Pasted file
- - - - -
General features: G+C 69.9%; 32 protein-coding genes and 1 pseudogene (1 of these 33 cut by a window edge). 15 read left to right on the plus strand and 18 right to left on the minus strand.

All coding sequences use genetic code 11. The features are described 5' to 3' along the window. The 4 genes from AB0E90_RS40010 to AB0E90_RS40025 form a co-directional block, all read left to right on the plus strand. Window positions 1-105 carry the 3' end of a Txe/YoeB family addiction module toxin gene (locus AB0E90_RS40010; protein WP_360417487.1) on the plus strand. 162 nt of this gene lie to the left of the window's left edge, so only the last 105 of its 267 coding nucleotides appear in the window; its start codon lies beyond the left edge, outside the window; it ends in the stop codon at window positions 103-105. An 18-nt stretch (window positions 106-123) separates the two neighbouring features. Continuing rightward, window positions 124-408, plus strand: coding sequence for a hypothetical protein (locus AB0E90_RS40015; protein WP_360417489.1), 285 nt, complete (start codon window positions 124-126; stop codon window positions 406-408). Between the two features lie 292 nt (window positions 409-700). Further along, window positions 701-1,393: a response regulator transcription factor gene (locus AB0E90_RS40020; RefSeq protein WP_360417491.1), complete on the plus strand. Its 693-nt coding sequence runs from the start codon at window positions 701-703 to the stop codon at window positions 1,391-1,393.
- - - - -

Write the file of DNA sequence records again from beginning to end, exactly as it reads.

General features: G+C 69.9%; 32 protein-coding genes and 1 pseudogene (1 of these 33 cut by a window edge). 15 read left to right on the plus strand and 18 right to left on the minus strand.

All coding sequences use genetic code 11. The features are described 5' to 3' along the window. The 4 genes from AB0E90_RS40010 to AB0E90_RS40025 form a co-directional block, all read left to right on the plus strand. Window positions 1-105 carry the 3' end of a Txe/YoeB family addiction module toxin gene (locus AB0E90_RS40010; protein WP_360417487.1) on the plus strand. 162 nt of this gene lie to the left of the window's left edge, so only the last 105 of its 267 coding nucleotides appear in the window; its start codon lies beyond the left edge, outside the window; it ends in the stop codon at window positions 103-105. An 18-nt stretch (window positions 106-123) separates the two neighbouring features. Continuing rightward, window positions 124-408, plus strand: coding sequence for a hypothetical protein (locus AB0E90_RS40015; protein WP_360417489.1), 285 nt, complete (start codon window positions 124-126; stop codon window positions 406-408). Between the two features lie 292 nt (window positions 409-700). Further along, window positions 701-1,393: a response regulator transcription factor gene (locus AB0E90_RS40020; RefSeq protein WP_360417491.1), complete on the plus strand. Its 693-nt coding sequence runs from the start codon at window positions 701-703 to the stop codon at window positions 1,391-1,393.